Most significantly, we believe the essential condition for success is in sight: political will in the region. Vice President Biden traveled to Guatemala to meet with the presidents of El Salvador, Guatemala, and Honduras in early March. It was only the latest of his, the President’s, and Secretary Kerry’s engagement with these leaders. During months of intensive work with these three presidents of the Northern Triangle of Central America, it has been clear that the notion of “shared responsibility” would be much more than a bumper sticker. During the Vice President’s most recent trip, the leaders agreed to a joint statement including public commitments – with timelines – for continued progress. Together we committed to actions in Central America that will promote a better business environment for investors and small business owners, strengthen police and judicial systems, increase government transparency, improve revenue collection and make streets safer. And we did so publicly, inviting scrutiny and accountability.

Our prosperity agenda for Central America fosters the integration of a regional market of 43 million people and the reduction of legal impediments that only benefit established economic elites. Six million young people will seek to enter the labor force in the next decade. Encouraging an environment which enables investment and growth will enable talented people to stay at home, and create jobs and local businesses to participate in a bigger market.

Let me share an example of how U.S. assistance in El Salvador is advancing the prosperity agenda. Luis Francisco Cruz has only a sixth-grade education and was twice turned back at the United States border while trying to enter illegally. With the help of a USAID-backed loan targeting micro, small, and medium-sized enterprises, he founded Comercial Josue, a small general goods store in San Miguel. Despite challenges including extortion and the gang murder of his father, Mr. Cruz was tenacious. He grew his business into a 12-store operation that employs 130 employees. Mr. Cruz is now providing economic opportunity and the dignity to work that give young people real options beyond gangs or emigration. It is important to note that USAID did not give Mr. Cruz this loan directly, but instead worked with a local bank to encourage micro-lending and this partnership led to Mr. Cruz’s loan. The distinction is important, because it tells a story of sustainability. Local banks participating in micro-lending will provide opportunities for entrepreneurs like Mr. Cruz.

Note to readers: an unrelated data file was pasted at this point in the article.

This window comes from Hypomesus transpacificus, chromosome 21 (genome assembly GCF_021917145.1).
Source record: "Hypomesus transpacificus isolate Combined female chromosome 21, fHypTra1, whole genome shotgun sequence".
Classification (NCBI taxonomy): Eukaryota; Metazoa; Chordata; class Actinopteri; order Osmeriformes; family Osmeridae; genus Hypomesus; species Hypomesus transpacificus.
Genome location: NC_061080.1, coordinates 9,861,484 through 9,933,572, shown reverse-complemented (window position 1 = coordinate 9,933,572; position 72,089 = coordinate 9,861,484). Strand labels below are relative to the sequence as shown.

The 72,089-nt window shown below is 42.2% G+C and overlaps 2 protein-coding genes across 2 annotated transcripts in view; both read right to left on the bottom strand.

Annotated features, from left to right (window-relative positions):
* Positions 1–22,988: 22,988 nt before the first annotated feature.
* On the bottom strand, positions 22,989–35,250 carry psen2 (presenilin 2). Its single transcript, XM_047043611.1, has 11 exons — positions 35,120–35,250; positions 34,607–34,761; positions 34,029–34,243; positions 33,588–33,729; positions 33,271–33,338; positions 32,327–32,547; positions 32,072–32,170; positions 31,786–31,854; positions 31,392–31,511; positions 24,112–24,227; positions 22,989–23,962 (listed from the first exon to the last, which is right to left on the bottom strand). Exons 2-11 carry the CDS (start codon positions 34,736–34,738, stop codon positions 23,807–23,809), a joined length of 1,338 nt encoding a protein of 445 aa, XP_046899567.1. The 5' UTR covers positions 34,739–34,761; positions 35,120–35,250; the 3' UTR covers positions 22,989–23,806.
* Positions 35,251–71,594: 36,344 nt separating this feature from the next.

Our strategy’s governance agenda recognizes that economic growth and security are only sustainable when the institutions of government are transparent, accountable, and actually deliver services to all citizens– and when independent civil society and the media can play their rightful roles. Citizens and investors will trust institutions once those institutions establish a pattern of transparency, accountability, and effectiveness. Thus, the prosperity and governance components of our Strategy are essential for the success of our security investments. Security remains a core priority. Our $1 billion request for Central America includes $286.5 million for CARSI to scale up proven community-based security models and advance police reform.

Our security programs make a difference in the lives of people like Cindy from Guatemala. Cindy is now a young woman of 17, and she is a survivor of sexual and gender-based violence. From the age of 13, she was repeatedly raped, intimidated, and threatened by an older family member. Sadly, her story is not unique. Thousands of women are victims of sexual and gender-based violence in Guatemala alone. Thanks to the courage of local leaders and technical assistance, training, and equipment from USAID, Cindy’s abuser was formally charged. Guatemala operationalized a 24-hour court for victims of sexual and gender-based violence. The court provides medical, social, and legal services all under one roof. With increased services for victims, and more efficient legal proceedings, women like Cindy can get the justice they deserve.